I know. It’s not politically correct. But it’s cute. And a little bit goofy and it’s straight off the farm! It describes a little chubby kid so well. OK, it might, just maybe, describe a fluffy adult as well. But the song’s intentions weren’t cruel. Listen to the words. Or read them…it’s just a fun song.
Eatin’ corn and taters
Hungry every minute of the day
Gnawin’ on a biscuit
As long as he can chew it it’s okay
He can eat an apple pie
And never even bat an eye
He likes anything from soup to hay
Daddy’s little fatty
I bet he’s gonna be a man someday
Scrambled eggs for breakfast
Bread and jelly twenty times a day
He eats a hearty dinner
He needs lots of strength to sing and play
He’s up at dawn to do the chores
And he runs both ways through all the stores
He works up an appetite that way
Daddy’s little fatty
Fatty’s gonna be a man someday
Not only does this song describe a farm kid of long ago, I love it because it brings back memories of my Daddy, who was Bob Will’s number ONE fan and our oldest son’s childhood. #1 son was never roly poly. I had to order super slim jeans for him from Sears so that he’d have some pants that wouldn’t slide off his gimly little behind. The song kinda came to us in a round about way.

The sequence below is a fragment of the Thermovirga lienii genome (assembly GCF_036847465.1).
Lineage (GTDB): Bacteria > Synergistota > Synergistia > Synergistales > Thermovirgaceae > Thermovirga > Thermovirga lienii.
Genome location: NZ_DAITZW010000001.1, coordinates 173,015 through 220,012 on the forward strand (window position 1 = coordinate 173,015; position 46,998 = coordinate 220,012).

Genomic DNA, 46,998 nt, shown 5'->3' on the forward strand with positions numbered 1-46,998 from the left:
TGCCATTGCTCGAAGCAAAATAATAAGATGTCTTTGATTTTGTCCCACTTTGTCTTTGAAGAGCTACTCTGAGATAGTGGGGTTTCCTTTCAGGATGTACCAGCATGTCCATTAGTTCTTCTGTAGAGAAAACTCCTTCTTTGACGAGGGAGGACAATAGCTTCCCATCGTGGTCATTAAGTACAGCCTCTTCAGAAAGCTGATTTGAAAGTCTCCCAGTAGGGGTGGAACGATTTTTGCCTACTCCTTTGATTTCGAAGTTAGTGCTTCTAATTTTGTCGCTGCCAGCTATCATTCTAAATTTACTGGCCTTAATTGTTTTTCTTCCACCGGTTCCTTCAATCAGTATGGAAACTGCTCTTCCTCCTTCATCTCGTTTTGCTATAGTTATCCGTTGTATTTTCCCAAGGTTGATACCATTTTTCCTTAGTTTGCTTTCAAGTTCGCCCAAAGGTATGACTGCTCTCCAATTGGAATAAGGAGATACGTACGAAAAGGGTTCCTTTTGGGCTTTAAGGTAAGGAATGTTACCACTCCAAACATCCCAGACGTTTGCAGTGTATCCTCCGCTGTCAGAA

Big Boss had a little brother back on the farm in Kansas and he was graduating from High School. I had just given birth to #2 son 3 weeks prior (at this point of my life, this song could have been ME!) to that so I wasn’t up to a 1000 mile trip that would take place over a 24 hour period. Big Boss, who was coaching and teaching at that time, rounded up a couple of his coaching buddies, Carrot Top, his assistant and Rubbie Duckie, to go with him and #1 son who was about 3 years old then,to the graduation. It seems that Rubbie Duckie spent the entire trip entertaining #1 son with songs and “Roly Poly” was their favorite. For a thousand miles. Think about it. A thousand miles! A three-year old and three grown men! Big Boss said they took turns driving through the night to get back home and they were all nearly crazy by the time they drove up to our little mobile home in Texas. Can’t imagine why.
Anyway, “Roly Poly” is an established family favorite now. Every time I start singing it to myself, I think of Coach Rubbie Duckie. I wonder if he still sings it? Although, I’m not sure I’ve ever sung it to any of the grands. Must fix that. They’ll love it.